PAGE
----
“Only a fool believes something without proof. To simplify that for you: only a fool relies on faith.”

Interesting assertion.

1 Cor 2:1-5 – And when I came to you, brethren, I did not come with superiority of speech or of wisdom, proclaiming to you the testimony of God. For I determined to know nothing among you except Jesus Christ, and Him crucified. I was with you in weakness and in fear and in much trembling, and my message and my preaching were not in persuasive words of wisdom, but in demonstration of the Spirit and of power, so that your faith would not rest on the wisdom of men, but on the power of God.

1 Cor 2:10-14 – For to us God revealed them through the Spirit; for the Spirit searches all things, even the depths of God. For who among men knows the thoughts of a man except the spirit of the man which is in him? Even so the thoughts of God no one knows except the Spirit of God. Now we have received, not the spirit of the world, but the Spirit who is from God, so that we may know the things freely given to us by God, which things we also speak, not in words taught by human wisdom, but in those taught by the Spirit, combining spiritual thoughts with spiritual words. But a natural man does not accept the things of the Spirit of God, for they are foolishness to him; and he cannot understand them, because they are spiritually appraised.

Note: The assertion of the atheist I quoted seems to be that they have something else to rest their knowledge on. They are merely making a negative epistemological claim, with no positive claim to be found, however. In fact, their claim is in accordance with the Scripture above – that our epistemological claim is foolishness to them. The reason this is so, is because it is *spiritually* discerned. On the contrary, we claim that their epistemological claims are foolishness, from the standard of our worldview. This is the antithesis that exists between the wisdom of the world, and the wisdom of God.

Here is where transcendental argument comes in. Their claim to knowledge is unintelligible from their worldview. There is no basis to assume that 1) They exist to know what they claim to know 2) That what they claim to know has any sort of intelligible relationship to anything else they claim to know 3) That their epistemological basis (self) is capable of providing the preconditions of intelligibility.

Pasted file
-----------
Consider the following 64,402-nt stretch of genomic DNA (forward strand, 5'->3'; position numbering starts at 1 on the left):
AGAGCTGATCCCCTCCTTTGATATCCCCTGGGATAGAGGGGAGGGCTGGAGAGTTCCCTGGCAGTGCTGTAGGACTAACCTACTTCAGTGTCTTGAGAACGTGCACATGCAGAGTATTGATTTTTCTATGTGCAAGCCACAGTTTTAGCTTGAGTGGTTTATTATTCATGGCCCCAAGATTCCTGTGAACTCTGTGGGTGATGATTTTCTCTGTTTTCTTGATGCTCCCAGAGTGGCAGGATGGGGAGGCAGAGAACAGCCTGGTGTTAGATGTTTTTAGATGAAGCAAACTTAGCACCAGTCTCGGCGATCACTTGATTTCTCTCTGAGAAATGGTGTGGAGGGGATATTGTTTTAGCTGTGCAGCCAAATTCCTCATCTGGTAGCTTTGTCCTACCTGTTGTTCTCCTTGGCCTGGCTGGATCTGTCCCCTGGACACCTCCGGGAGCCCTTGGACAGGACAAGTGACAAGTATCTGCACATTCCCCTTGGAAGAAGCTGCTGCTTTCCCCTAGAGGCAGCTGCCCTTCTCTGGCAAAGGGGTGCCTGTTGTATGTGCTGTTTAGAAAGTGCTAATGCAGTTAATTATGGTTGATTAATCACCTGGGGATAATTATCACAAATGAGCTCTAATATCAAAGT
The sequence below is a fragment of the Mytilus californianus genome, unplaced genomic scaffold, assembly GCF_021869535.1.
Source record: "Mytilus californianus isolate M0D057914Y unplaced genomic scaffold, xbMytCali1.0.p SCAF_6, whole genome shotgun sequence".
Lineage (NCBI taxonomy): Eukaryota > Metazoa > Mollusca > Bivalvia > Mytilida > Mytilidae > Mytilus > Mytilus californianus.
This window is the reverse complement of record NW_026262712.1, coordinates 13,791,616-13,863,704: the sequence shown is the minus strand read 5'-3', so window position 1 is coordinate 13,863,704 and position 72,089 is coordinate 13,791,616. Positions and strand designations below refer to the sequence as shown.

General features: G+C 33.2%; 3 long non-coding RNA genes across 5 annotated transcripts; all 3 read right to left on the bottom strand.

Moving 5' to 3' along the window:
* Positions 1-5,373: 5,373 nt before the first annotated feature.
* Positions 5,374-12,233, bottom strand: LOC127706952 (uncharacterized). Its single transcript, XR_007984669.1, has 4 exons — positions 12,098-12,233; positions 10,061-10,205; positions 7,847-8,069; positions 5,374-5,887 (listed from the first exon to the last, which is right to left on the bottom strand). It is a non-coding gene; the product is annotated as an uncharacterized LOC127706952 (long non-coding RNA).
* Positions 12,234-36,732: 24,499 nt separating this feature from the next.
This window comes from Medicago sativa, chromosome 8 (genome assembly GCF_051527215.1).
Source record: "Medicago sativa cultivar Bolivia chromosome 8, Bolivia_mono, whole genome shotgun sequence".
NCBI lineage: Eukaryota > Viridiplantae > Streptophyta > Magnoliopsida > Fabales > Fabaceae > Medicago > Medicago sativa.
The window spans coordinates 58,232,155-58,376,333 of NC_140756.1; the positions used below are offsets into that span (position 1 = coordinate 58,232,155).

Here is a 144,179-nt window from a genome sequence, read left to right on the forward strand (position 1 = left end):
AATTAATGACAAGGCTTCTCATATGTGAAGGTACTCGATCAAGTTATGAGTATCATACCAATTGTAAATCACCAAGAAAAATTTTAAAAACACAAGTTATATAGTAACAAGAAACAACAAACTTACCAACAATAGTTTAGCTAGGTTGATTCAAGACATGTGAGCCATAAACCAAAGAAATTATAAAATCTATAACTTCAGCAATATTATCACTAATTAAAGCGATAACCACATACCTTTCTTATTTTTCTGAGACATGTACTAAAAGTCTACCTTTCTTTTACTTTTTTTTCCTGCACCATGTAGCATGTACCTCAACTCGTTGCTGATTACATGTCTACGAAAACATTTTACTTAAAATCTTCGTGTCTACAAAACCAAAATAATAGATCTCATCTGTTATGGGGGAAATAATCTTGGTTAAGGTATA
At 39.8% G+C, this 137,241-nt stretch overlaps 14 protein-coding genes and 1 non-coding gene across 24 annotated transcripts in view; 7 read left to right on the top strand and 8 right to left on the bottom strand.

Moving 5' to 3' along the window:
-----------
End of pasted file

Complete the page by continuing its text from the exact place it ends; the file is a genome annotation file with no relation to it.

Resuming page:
The claim “I know” (x) has a precondition – (y) the Triune God of Scripture. That is the only means by which “I know” has the preconditions of intelligibility. Only in the revelation of the Triune God in His Scripture is there is an absolute, self-sufficient, self-existent, eternal and immutable (not excluding attributes, but eliding for the sake of space – see here for more on this topic) source who can communicate with us, and gives us those preconditions. Since x is only preconditioned by y, y is true, and ~y is impossible.

Since we have this absolute, objective epistemological foundation, and the unbeliever has no foundation whatsoever to stand on, epistemologically, on what basis does “a fool rely on faith”? Self has no epistemological foundation. Self has no absolute reference. Self can’t justify self, induction, deduction, or intelligibility, for that matter. Yet, we’re told that Descartes “I think, therefore I am” is a starting point? What does “I think” assume? The consequent, “I am”. It’s circular. My existence is only made intelligible by the Triune God of Scripture. The unbeliever’s existence is made intelligible by what, by His standard? Until the unbeliever can offer me a justification for his own claims, and demonstrate that he knows what he’s denying, we can safely say that this assertion is empty rhetoric, countered by an argument with content.